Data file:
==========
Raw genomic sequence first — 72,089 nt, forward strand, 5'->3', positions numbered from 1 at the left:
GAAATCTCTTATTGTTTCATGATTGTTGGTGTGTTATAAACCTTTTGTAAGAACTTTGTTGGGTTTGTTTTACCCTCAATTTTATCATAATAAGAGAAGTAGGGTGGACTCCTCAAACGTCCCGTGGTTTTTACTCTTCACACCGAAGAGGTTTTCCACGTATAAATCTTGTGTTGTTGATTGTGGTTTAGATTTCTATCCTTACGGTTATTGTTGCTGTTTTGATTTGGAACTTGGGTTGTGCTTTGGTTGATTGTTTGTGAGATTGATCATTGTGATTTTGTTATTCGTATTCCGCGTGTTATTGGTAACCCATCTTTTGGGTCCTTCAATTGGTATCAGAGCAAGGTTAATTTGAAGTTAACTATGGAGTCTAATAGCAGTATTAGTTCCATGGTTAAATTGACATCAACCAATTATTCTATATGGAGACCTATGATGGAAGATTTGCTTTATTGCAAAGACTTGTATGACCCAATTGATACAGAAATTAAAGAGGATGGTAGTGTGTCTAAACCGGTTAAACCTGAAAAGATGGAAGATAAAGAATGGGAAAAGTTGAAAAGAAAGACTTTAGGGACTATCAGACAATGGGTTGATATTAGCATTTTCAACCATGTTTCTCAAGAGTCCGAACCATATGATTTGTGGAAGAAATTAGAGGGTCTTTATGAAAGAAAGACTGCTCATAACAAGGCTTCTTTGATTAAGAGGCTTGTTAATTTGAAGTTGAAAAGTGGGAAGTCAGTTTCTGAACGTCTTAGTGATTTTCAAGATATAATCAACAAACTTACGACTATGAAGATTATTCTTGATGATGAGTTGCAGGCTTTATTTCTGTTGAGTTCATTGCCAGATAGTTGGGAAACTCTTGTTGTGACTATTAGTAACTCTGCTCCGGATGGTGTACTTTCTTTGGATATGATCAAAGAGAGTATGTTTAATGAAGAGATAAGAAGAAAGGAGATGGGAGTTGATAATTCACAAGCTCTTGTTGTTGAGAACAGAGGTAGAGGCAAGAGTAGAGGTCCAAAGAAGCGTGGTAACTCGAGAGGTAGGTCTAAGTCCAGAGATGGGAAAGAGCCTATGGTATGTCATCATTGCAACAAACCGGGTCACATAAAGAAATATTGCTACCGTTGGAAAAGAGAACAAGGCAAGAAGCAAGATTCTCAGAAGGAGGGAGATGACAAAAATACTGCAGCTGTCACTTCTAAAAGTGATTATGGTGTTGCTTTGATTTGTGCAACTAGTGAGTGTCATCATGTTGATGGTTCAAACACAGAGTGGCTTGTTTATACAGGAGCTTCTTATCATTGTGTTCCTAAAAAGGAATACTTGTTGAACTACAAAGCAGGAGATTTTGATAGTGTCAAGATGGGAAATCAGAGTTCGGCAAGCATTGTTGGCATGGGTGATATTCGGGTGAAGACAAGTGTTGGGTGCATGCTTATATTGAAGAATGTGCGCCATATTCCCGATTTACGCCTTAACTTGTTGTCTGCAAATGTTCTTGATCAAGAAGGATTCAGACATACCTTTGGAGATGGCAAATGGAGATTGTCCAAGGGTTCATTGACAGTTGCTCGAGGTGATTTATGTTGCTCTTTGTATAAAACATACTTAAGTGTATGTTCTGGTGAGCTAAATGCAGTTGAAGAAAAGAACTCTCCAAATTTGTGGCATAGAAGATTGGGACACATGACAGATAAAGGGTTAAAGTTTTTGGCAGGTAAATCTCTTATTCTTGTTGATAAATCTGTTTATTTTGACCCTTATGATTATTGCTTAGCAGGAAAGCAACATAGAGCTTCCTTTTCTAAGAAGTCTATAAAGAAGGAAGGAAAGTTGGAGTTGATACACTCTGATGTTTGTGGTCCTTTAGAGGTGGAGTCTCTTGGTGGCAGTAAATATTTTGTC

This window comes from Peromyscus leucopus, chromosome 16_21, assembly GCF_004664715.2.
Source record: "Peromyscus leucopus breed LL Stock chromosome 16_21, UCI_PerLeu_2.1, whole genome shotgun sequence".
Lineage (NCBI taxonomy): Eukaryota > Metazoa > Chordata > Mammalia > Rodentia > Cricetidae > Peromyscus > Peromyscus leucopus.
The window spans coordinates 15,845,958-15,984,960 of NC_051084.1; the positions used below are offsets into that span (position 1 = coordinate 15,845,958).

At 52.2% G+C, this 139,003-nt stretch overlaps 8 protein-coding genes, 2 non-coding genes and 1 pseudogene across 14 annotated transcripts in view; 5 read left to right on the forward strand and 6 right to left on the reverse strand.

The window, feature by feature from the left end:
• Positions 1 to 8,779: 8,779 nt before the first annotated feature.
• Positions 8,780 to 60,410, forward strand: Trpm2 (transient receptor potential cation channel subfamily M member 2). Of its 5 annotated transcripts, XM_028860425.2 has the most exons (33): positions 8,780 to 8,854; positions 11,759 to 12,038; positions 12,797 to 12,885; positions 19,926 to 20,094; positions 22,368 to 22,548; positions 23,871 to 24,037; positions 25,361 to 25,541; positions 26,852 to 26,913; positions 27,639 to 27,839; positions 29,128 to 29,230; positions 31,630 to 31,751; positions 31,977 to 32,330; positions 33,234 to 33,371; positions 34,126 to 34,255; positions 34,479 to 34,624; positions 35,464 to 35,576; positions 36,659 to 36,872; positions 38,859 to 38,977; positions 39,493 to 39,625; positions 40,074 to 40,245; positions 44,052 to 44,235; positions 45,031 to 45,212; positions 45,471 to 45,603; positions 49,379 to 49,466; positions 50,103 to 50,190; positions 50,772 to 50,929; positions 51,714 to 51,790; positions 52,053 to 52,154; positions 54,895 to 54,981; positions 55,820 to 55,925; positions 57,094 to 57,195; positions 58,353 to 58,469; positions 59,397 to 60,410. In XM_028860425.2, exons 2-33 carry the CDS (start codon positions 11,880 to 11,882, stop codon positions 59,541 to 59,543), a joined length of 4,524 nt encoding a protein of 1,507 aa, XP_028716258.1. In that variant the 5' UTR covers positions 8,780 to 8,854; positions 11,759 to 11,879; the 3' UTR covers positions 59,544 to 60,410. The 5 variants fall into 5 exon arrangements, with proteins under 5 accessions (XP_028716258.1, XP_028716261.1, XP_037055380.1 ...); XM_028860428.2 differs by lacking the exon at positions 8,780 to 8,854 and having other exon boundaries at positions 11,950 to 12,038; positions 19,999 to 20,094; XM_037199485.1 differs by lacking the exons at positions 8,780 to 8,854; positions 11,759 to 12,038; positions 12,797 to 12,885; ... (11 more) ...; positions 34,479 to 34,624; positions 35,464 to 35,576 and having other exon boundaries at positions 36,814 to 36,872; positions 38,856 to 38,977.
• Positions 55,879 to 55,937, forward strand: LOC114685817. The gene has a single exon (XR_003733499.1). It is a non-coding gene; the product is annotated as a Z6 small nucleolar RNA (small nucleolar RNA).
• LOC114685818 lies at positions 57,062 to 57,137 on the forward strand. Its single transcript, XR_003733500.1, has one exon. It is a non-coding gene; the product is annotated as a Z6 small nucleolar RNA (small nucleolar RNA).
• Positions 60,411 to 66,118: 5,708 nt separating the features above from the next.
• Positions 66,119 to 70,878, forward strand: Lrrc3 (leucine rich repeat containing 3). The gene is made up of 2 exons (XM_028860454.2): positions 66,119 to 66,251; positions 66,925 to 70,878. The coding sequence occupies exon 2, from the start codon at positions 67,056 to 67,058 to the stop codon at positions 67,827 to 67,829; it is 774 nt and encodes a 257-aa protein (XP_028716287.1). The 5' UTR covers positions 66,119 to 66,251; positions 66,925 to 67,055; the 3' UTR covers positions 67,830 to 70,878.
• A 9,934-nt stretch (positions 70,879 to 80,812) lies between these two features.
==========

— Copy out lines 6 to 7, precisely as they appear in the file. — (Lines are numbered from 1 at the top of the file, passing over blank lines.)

The window spans coordinates 15,845,958-15,984,960 of NC_051084.1; the positions used below are offsets into that span (position 1 = coordinate 15,845,958).

At 52.2% G+C, this 139,003-nt stretch overlaps 8 protein-coding genes, 2 non-coding genes and 1 pseudogene across 14 annotated transcripts in view; 5 read left to right on the forward strand and 6 right to left on the reverse strand.